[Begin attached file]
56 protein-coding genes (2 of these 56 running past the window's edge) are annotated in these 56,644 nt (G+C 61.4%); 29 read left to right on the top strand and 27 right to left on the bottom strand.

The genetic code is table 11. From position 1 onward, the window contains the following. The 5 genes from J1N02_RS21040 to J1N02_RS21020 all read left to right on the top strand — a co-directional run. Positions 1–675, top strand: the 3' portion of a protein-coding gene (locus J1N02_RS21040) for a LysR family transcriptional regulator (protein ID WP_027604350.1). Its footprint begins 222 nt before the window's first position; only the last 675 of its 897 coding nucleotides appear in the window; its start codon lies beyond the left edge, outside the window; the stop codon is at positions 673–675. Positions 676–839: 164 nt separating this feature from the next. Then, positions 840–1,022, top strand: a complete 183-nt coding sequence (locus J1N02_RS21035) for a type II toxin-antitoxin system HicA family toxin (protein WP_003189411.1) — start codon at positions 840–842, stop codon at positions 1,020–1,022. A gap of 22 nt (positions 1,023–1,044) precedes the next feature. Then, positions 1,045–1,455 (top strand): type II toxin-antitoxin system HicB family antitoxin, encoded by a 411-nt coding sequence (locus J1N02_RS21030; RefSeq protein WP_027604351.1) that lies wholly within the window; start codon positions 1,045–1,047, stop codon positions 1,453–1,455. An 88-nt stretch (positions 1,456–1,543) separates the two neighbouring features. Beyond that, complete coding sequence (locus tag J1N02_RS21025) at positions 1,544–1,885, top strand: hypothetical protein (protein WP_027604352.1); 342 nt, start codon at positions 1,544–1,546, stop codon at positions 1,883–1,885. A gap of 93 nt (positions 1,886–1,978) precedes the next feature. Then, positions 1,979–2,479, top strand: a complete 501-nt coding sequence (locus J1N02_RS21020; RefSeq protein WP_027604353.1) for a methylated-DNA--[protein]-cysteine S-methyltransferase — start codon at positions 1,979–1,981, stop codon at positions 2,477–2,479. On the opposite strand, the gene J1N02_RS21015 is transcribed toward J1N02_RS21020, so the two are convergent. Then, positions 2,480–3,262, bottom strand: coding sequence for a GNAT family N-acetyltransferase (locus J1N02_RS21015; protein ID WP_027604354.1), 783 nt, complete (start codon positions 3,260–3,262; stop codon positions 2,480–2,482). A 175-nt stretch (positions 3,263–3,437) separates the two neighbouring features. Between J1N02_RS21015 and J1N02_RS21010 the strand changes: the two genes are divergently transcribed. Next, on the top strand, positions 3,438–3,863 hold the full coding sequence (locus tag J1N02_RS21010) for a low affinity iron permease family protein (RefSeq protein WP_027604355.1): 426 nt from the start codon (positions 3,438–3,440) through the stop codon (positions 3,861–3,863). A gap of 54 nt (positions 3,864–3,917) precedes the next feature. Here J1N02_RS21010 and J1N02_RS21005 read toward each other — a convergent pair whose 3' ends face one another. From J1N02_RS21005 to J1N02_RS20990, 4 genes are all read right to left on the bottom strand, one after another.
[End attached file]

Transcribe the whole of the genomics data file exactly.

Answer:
56 protein-coding genes (2 of these 56 running past the window's edge) are annotated in these 56,644 nt (G+C 61.4%); 29 read left to right on the top strand and 27 right to left on the bottom strand.

The genetic code is table 11. From position 1 onward, the window contains the following. The 5 genes from J1N02_RS21040 to J1N02_RS21020 all read left to right on the top strand — a co-directional run. Positions 1–675, top strand: the 3' portion of a protein-coding gene (locus J1N02_RS21040) for a LysR family transcriptional regulator (protein ID WP_027604350.1). Its footprint begins 222 nt before the window's first position; only the last 675 of its 897 coding nucleotides appear in the window; its start codon lies beyond the left edge, outside the window; the stop codon is at positions 673–675. Positions 676–839: 164 nt separating this feature from the next. Then, positions 840–1,022, top strand: a complete 183-nt coding sequence (locus J1N02_RS21035) for a type II toxin-antitoxin system HicA family toxin (protein WP_003189411.1) — start codon at positions 840–842, stop codon at positions 1,020–1,022. A gap of 22 nt (positions 1,023–1,044) precedes the next feature. Then, positions 1,045–1,455 (top strand): type II toxin-antitoxin system HicB family antitoxin, encoded by a 411-nt coding sequence (locus J1N02_RS21030; RefSeq protein WP_027604351.1) that lies wholly within the window; start codon positions 1,045–1,047, stop codon positions 1,453–1,455. An 88-nt stretch (positions 1,456–1,543) separates the two neighbouring features. Beyond that, complete coding sequence (locus tag J1N02_RS21025) at positions 1,544–1,885, top strand: hypothetical protein (protein WP_027604352.1); 342 nt, start codon at positions 1,544–1,546, stop codon at positions 1,883–1,885. A gap of 93 nt (positions 1,886–1,978) precedes the next feature. Then, positions 1,979–2,479, top strand: a complete 501-nt coding sequence (locus J1N02_RS21020; RefSeq protein WP_027604353.1) for a methylated-DNA--[protein]-cysteine S-methyltransferase — start codon at positions 1,979–1,981, stop codon at positions 2,477–2,479. On the opposite strand, the gene J1N02_RS21015 is transcribed toward J1N02_RS21020, so the two are convergent. Then, positions 2,480–3,262, bottom strand: coding sequence for a GNAT family N-acetyltransferase (locus J1N02_RS21015; protein ID WP_027604354.1), 783 nt, complete (start codon positions 3,260–3,262; stop codon positions 2,480–2,482). A 175-nt stretch (positions 3,263–3,437) separates the two neighbouring features. Between J1N02_RS21015 and J1N02_RS21010 the strand changes: the two genes are divergently transcribed. Next, on the top strand, positions 3,438–3,863 hold the full coding sequence (locus tag J1N02_RS21010) for a low affinity iron permease family protein (RefSeq protein WP_027604355.1): 426 nt from the start codon (positions 3,438–3,440) through the stop codon (positions 3,861–3,863). A gap of 54 nt (positions 3,864–3,917) precedes the next feature. Here J1N02_RS21010 and J1N02_RS21005 read toward each other — a convergent pair whose 3' ends face one another. From J1N02_RS21005 to J1N02_RS20990, 4 genes are all read right to left on the bottom strand, one after another.